Monday, July 15, 2013

Oklahoma's Non Discrimination in Treatment Act.

The following article was written by Wesley Smith and published on his blog on July 14, 2013 under the title: Why we Need Medical "Non Discrimination" Laws.

Wesley Smith
By Wesley Smith - July 14, 2013

A medical system deeply dedicated to Hippocratic values of patient equality and uninfected by the “quality of life” virus would not need laws prohibiting discrimination against the sickest and most seriously disabled patients. Alas, doctors don’t take the Hippocratic Oath anymore and are under increasing pressure to consider costs when discussing treatment options. 

Moreover, Obamacare’s potent threat to establish future rationing of the kind seen in the UK threatens to institutionalize discrimination against the medically vulnerable. 

In such an invidious milieu, anti-discrimination laws that govern the practice of medicine, alas, become necessary. One was enacted recently in Oklahoma that seems a good model for the nation. From, the Non Discrimination in Treatment Act:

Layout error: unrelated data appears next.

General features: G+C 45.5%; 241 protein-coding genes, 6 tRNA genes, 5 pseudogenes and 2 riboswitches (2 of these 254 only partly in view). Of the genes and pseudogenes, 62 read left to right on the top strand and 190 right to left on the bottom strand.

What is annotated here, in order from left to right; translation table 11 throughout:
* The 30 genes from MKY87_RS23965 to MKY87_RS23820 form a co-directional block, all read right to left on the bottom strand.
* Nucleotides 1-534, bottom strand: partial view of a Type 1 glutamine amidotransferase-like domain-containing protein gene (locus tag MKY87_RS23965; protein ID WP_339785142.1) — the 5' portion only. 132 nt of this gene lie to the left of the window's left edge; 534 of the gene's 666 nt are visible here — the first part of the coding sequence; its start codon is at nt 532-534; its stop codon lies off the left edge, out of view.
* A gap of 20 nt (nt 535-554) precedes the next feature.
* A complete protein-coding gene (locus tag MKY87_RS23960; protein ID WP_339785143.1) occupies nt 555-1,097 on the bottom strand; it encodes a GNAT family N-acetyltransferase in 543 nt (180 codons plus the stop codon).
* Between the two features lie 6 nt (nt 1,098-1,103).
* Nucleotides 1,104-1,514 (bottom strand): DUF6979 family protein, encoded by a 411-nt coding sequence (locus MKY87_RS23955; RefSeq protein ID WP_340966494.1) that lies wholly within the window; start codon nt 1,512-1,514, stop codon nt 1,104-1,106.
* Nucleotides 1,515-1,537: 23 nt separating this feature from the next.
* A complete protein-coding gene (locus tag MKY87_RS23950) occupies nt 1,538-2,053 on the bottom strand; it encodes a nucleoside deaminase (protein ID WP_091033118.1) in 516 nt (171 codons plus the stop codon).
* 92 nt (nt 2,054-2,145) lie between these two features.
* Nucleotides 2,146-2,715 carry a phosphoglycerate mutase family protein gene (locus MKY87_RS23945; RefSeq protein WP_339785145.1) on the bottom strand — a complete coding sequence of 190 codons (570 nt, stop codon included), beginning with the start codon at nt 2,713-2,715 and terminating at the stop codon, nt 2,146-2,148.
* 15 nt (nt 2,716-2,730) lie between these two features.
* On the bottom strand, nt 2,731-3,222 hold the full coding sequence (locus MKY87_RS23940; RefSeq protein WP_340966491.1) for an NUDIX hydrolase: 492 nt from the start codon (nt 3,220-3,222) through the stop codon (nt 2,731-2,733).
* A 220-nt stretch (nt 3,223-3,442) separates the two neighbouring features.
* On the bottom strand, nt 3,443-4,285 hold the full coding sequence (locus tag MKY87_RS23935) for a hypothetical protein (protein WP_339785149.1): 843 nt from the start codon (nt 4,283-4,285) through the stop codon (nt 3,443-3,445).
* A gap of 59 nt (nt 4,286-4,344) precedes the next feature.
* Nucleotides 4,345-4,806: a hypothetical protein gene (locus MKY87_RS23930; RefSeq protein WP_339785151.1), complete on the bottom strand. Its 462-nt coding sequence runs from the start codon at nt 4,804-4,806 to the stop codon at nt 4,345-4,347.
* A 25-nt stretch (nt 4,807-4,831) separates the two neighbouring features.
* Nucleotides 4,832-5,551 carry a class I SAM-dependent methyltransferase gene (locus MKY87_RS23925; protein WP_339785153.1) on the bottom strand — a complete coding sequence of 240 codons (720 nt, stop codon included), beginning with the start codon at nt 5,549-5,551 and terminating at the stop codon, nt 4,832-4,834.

A. A health care provider shall not deny to a patient a lifepreserving health care service the provider provides to other patients, and the provision of which is directed by the patient or a person legally authorized to make health care decisions for the patient:
1. On the basis of a view that treats extending the life of an elderly, disabled, or terminally ill individual as of lower value than extending the life of an individual who is younger, nondisabled, or not terminally ill; or
2. On the basis of disagreement with how the patient or person legally authorized to make health care decisions for the patientvalues the trade-off between extending the length of the patient’s life and the risk of disability
Hopefully, this will make it much harder for hospital bioethics committees and doctors to force patients off of wanted efficacious life-extending treatment.

This is a body blow to Futile Care Theory, as futilitarian Thaddeus Mason Pope acknowledges. That is a necessary corrective, with so many attempts now in advance directive and POLST proposals that would allow doctors to overrule surrogate decision making–even a patient’s own advance medical directive.

Link to articles on the Rasouli case.

1 comment:

Thaddeus Mason Pope, J.D., Ph.D. said...

Alex,

The risk of error runs both ways. The Oklahoma law prevents stopping life support too early.

But well-documented evidence suggests surrogates frequently persist in demanding continued treatment that the patient WOULD NOT have wanted.

The Oklahoma law seems to prevent the correction of that type of error.

Is prevention of the Type 1 error a greater benefit that outweighs the Type 2 error?